“Whether you think you can or can’t, you’re right”

- Henry Ford.

Contributors: Greg Shepard from Dallas Maids

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#13 Look For A Real World, I-could-do-this-today Link

Many students quickly lose interest and despair of having to study material they feel they will never use. A good instructor can weave into lessons the real world application of materials, but if that doesn't happen then look for this connection on your own. For example, I point out to my students who are concerned about being graded on grammar and spelling the many news stories where business deals fell apart or reputations were ruined due to simply proof reading mistakes.

Contributors: Karen Southall Watts from Karen Southall Watts Professional Encourager

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#14 Find Your Best Time Of Day And Use It

A key to good time management and self-motivation is to understand your personal energy rhythms and to use them to your advantage. If you're a night owl, then when possible study newer and more difficult materials in the evenings and night. If you know you have a big energy dip after lunch, don't try to memorize facts then, but instead opt for a nap or quick exercise session.

Contributors: Karen Southall Watts from Karen Southall Watts Professional Encourager

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#15 Design a Fun Study Guide

A study guide tailored to preferred learning styles can keep students engaged and motivated to study. Visual learners can take notes using different fonts or graphics. Auditory learner can record important concepts to be played back later. Kinesthetic learners can practice teaching concepts to others.

Contributors: Lemi-Ola Erinkitola from The Critical Thinking Child

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#16 Avoid Digital Distractions

Limit online studying to one digital device at a time to eliminate distractions from other sources.

Contributors: Lemi-Ola Erinkitola from The Critical Thinking Child

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#17 Care

There’s nothing worse than having to learn something you have no genuine interest in. The best solution to this is not to do it. I’m not saying drop the class or get an F, I’m saying that you should find a reason to care. It’s easier than you think, all you need to do is figure out how this otherwise useless class can change your life.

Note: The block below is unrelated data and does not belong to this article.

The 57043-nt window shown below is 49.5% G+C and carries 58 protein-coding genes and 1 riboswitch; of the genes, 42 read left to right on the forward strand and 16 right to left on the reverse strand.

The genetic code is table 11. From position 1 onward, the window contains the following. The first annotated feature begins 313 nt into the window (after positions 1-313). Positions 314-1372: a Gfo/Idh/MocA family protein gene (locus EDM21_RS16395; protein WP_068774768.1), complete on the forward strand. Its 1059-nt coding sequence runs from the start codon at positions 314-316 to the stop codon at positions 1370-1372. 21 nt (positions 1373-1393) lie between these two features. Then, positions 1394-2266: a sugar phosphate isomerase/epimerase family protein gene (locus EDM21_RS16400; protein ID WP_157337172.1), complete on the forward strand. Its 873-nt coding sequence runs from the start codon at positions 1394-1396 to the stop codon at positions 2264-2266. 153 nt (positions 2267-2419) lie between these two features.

Contributors: Caleb Backe from Maple Holistics

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#18 Take A Break

Sometimes a lack of motivation comes down to nothing more than being too tired. If you need a break take a break. Taking a break will give you perspective and perspective will feed your motivation when you’re ready toget back at it.

Contributors: Caleb Backe from Maple Holistics

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#19 Question Yourself

  1. Do I have to do anything (today)?
  2. Am I able to do that?
  3. Is this activity or its result important to me?

The difficult part is that every question must be answered with yes so that we are ready to do something: 3 x yes results in motivation.

Contributors: Gianluca Romano from Yalu Jailbreak

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#20 Schedule Fun

Schedule 1-2 hours of a fun activity each day. Some things I did were watching my favorite TV show, went to a movie, exercised, visited a friend, went to get ice cream, and I even read US Weekly or People magazine - things that cleared my head to get back to my focus. Also, I did not feel deprived after doing those things.

Contributors: Sandi Webster from Pandi LLC

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#21 Pay Yourself

For every paper I completed on time, I paid myself $10; homework on time was $2. For every A that I received, I put $50 in a jar, $25 for B, nothing below a B. That's where I get the money for my fun activities in #2! Or I bought something really nice for myself.

Contributors: Sandi Webster from Pandi LLC

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#22 Use Your Alarm

Set the alarm on your phone at 1-hour intervals. If I fell asleep while reading or at the computer, the alarm would wake me up and I wouldn't lose several hours.

Contributors: Sandi Webster from Pandi LLC

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#23 Avoid Negative People

Once a professor came into my computer class and said if you are in this field for the money, then you aughta get out. I was not solely in computers for the money because back in the mid 90’s I knew computers were the way of the future. I understood it was important to overcome my weakness in tech. This was the BEST “mistake” I ever made! The computer classes did pull my super-duper GPA down BUT getting over my fear of computers paid dividends. I got out of the computer field a few years in my career because it was not my talent; however it allowed me to be ULTRA-SUCCESSFUL in life. I would not be where I am without them. By the way, a secret to being successful is focusing on your and your employee’s strengths, not to improve weaknesses… in most cases, not all.

Contributors: Greg Shepard from Dallas Maids